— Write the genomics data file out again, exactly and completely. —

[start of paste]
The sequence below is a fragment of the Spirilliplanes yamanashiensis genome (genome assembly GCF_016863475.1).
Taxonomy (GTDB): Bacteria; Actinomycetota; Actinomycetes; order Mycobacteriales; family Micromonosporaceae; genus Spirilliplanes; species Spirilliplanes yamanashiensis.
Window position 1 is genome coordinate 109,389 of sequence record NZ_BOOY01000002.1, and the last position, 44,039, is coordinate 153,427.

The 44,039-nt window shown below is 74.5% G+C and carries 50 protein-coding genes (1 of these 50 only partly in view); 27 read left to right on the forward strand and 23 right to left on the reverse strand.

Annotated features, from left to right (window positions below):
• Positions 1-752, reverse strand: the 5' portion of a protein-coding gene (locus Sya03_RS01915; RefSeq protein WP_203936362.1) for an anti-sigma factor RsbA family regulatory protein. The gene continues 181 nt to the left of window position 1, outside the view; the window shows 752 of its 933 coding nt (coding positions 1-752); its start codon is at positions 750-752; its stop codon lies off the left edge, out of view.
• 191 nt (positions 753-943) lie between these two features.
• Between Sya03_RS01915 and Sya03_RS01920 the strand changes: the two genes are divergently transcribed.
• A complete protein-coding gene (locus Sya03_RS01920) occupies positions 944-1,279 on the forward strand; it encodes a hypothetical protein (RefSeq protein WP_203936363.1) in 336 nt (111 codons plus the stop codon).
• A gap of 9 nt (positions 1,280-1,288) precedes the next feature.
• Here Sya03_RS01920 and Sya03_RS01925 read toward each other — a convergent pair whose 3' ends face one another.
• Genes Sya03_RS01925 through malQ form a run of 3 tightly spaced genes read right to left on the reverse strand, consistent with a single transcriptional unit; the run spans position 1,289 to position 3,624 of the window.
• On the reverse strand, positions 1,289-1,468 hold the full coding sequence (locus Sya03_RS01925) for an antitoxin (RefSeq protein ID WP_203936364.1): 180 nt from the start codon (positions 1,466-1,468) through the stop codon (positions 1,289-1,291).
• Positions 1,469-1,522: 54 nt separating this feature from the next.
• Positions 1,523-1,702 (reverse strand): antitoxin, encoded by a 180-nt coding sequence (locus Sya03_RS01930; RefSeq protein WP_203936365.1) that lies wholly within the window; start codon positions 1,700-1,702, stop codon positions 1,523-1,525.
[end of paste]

The sequence below is a fragment of the Spirilliplanes yamanashiensis genome (genome assembly GCF_016863475.1).
Taxonomy (GTDB): Bacteria; Actinomycetota; Actinomycetes; order Mycobacteriales; family Micromonosporaceae; genus Spirilliplanes; species Spirilliplanes yamanashiensis.
Window position 1 is genome coordinate 109,389 of sequence record NZ_BOOY01000002.1, and the last position, 44,039, is coordinate 153,427.

The 44,039-nt window shown below is 74.5% G+C and carries 50 protein-coding genes (1 of these 50 only partly in view); 27 read left to right on the forward strand and 23 right to left on the reverse strand.

Annotated features, from left to right (window positions below):
• Positions 1-752, reverse strand: the 5' portion of a protein-coding gene (locus Sya03_RS01915; RefSeq protein WP_203936362.1) for an anti-sigma factor RsbA family regulatory protein. The gene continues 181 nt to the left of window position 1, outside the view; the window shows 752 of its 933 coding nt (coding positions 1-752); its start codon is at positions 750-752; its stop codon lies off the left edge, out of view.
• 191 nt (positions 753-943) lie between these two features.
• Between Sya03_RS01915 and Sya03_RS01920 the strand changes: the two genes are divergently transcribed.
• A complete protein-coding gene (locus Sya03_RS01920) occupies positions 944-1,279 on the forward strand; it encodes a hypothetical protein (RefSeq protein WP_203936363.1) in 336 nt (111 codons plus the stop codon).
• A gap of 9 nt (positions 1,280-1,288) precedes the next feature.
• Here Sya03_RS01920 and Sya03_RS01925 read toward each other — a convergent pair whose 3' ends face one another.
• Genes Sya03_RS01925 through malQ form a run of 3 tightly spaced genes read right to left on the reverse strand, consistent with a single transcriptional unit; the run spans position 1,289 to position 3,624 of the window.
• On the reverse strand, positions 1,289-1,468 hold the full coding sequence (locus Sya03_RS01925) for an antitoxin (RefSeq protein ID WP_203936364.1): 180 nt from the start codon (positions 1,466-1,468) through the stop codon (positions 1,289-1,291).
• Positions 1,469-1,522: 54 nt separating this feature from the next.
• Positions 1,523-1,702 (reverse strand): antitoxin, encoded by a 180-nt coding sequence (locus Sya03_RS01930; RefSeq protein WP_203936365.1) that lies wholly within the window; start codon positions 1,700-1,702, stop codon positions 1,523-1,525.